On ‘fabric 42,’ Âme twist in and out of shades, shapes and chromatics to create a kaleidoscopic blend of electronics and infectious grooves. Here Ame have created their own soundscape with a diamond-studded cast, which breathes a magical soundtrack to the last days of summer and beyond.
“This is made for a club or at home. It’s a bit more electronic and experimental than some people may expect. People often try to make a stamp on us but this mix shows that our sound is different.” – Âme

The DJ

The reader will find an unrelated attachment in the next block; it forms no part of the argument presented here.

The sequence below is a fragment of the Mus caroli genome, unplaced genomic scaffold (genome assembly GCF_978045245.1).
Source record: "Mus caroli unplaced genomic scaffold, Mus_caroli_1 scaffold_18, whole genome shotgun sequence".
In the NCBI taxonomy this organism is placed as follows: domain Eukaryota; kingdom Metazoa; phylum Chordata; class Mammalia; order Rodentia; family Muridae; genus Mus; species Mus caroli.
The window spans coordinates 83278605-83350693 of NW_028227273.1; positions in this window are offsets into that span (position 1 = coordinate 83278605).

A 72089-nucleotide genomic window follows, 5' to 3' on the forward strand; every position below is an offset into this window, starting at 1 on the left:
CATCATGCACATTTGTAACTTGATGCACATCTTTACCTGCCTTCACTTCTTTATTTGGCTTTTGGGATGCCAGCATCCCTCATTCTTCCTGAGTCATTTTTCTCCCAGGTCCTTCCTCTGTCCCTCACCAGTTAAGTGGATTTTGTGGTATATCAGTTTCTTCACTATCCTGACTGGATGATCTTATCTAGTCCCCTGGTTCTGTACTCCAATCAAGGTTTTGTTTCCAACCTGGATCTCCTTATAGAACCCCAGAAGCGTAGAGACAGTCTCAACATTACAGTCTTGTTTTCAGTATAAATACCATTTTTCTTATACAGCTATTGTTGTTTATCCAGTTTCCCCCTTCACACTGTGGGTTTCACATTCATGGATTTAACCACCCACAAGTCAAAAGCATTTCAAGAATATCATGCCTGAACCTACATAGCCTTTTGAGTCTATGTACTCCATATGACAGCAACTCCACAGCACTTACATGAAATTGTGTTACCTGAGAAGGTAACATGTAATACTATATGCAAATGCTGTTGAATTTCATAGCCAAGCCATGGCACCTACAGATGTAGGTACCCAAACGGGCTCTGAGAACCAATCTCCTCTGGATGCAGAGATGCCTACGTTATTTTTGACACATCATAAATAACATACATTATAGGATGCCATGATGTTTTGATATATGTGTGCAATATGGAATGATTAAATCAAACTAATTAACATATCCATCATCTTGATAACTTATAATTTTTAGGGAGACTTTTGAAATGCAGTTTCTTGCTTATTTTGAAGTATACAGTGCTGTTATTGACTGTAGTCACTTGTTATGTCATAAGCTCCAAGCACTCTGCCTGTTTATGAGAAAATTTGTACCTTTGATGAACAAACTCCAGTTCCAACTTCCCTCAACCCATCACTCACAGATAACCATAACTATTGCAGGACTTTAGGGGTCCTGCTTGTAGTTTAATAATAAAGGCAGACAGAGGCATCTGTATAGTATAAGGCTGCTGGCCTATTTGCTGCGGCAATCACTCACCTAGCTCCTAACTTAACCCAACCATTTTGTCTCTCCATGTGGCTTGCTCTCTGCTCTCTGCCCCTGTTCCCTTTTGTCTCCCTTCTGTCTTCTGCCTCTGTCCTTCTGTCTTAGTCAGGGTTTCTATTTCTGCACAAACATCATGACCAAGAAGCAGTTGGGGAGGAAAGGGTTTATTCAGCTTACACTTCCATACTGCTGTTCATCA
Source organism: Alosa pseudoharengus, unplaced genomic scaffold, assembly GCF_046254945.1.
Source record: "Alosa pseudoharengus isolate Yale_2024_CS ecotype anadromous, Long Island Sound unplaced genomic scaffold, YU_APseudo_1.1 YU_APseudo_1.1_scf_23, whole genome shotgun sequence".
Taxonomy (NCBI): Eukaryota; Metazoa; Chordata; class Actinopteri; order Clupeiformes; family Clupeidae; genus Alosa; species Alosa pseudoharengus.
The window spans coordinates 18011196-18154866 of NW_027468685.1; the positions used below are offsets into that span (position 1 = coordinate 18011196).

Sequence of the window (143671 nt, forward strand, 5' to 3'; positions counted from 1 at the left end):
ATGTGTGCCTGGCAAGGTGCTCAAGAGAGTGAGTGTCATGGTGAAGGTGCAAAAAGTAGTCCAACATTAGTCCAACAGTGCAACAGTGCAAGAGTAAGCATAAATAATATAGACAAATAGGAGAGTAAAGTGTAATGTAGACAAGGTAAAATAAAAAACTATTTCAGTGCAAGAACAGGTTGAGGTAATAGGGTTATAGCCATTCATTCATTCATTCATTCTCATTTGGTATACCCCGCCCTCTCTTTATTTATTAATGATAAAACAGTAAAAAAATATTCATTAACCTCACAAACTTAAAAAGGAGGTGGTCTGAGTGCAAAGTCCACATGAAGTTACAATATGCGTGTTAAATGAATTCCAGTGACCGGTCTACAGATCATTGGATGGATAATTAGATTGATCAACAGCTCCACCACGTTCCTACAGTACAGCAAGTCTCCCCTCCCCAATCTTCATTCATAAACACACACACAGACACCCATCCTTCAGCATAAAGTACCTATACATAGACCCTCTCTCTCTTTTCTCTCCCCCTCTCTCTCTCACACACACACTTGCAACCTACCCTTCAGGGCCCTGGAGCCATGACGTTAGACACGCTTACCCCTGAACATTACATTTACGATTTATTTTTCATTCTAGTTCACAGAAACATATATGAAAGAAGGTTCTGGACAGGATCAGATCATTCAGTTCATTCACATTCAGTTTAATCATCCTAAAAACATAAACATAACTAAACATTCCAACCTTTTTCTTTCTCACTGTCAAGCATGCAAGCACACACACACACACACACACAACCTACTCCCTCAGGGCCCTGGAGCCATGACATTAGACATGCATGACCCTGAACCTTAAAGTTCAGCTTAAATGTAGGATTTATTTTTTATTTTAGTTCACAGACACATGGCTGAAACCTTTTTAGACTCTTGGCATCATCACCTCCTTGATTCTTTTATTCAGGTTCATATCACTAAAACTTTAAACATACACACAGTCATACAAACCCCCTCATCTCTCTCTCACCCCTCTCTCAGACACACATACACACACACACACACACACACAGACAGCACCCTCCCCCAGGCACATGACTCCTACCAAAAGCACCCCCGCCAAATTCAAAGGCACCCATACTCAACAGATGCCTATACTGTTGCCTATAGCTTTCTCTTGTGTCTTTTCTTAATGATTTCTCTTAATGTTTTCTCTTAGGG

When Dixon entered the Berlin club circuit in the early 90’s, he established his name on the strength of DJing. Back then, confidence or experience based on putting out mixes in the internet did not matter as much as it does now. You had to do your practice, of course, but when your thing was good and tight enough to take it to the clubs, there were opportunities to do so. But those opportunities meant responsibilities. A residency did not mean playing the same club every once in a while, it meant playing the same club every week. The crowd did not consist of people that wander in and out of club nights and its guest DJs as the weekly hype commanded them, it consisted of people which headed straight to a certain club night because they were sure its resident DJ would deliver the goods this week as he did last week, and the next weeks to come. As long as that happened, there was no need to move on. You made your decision to return out of good experience and you stuck to it as long as it lasted.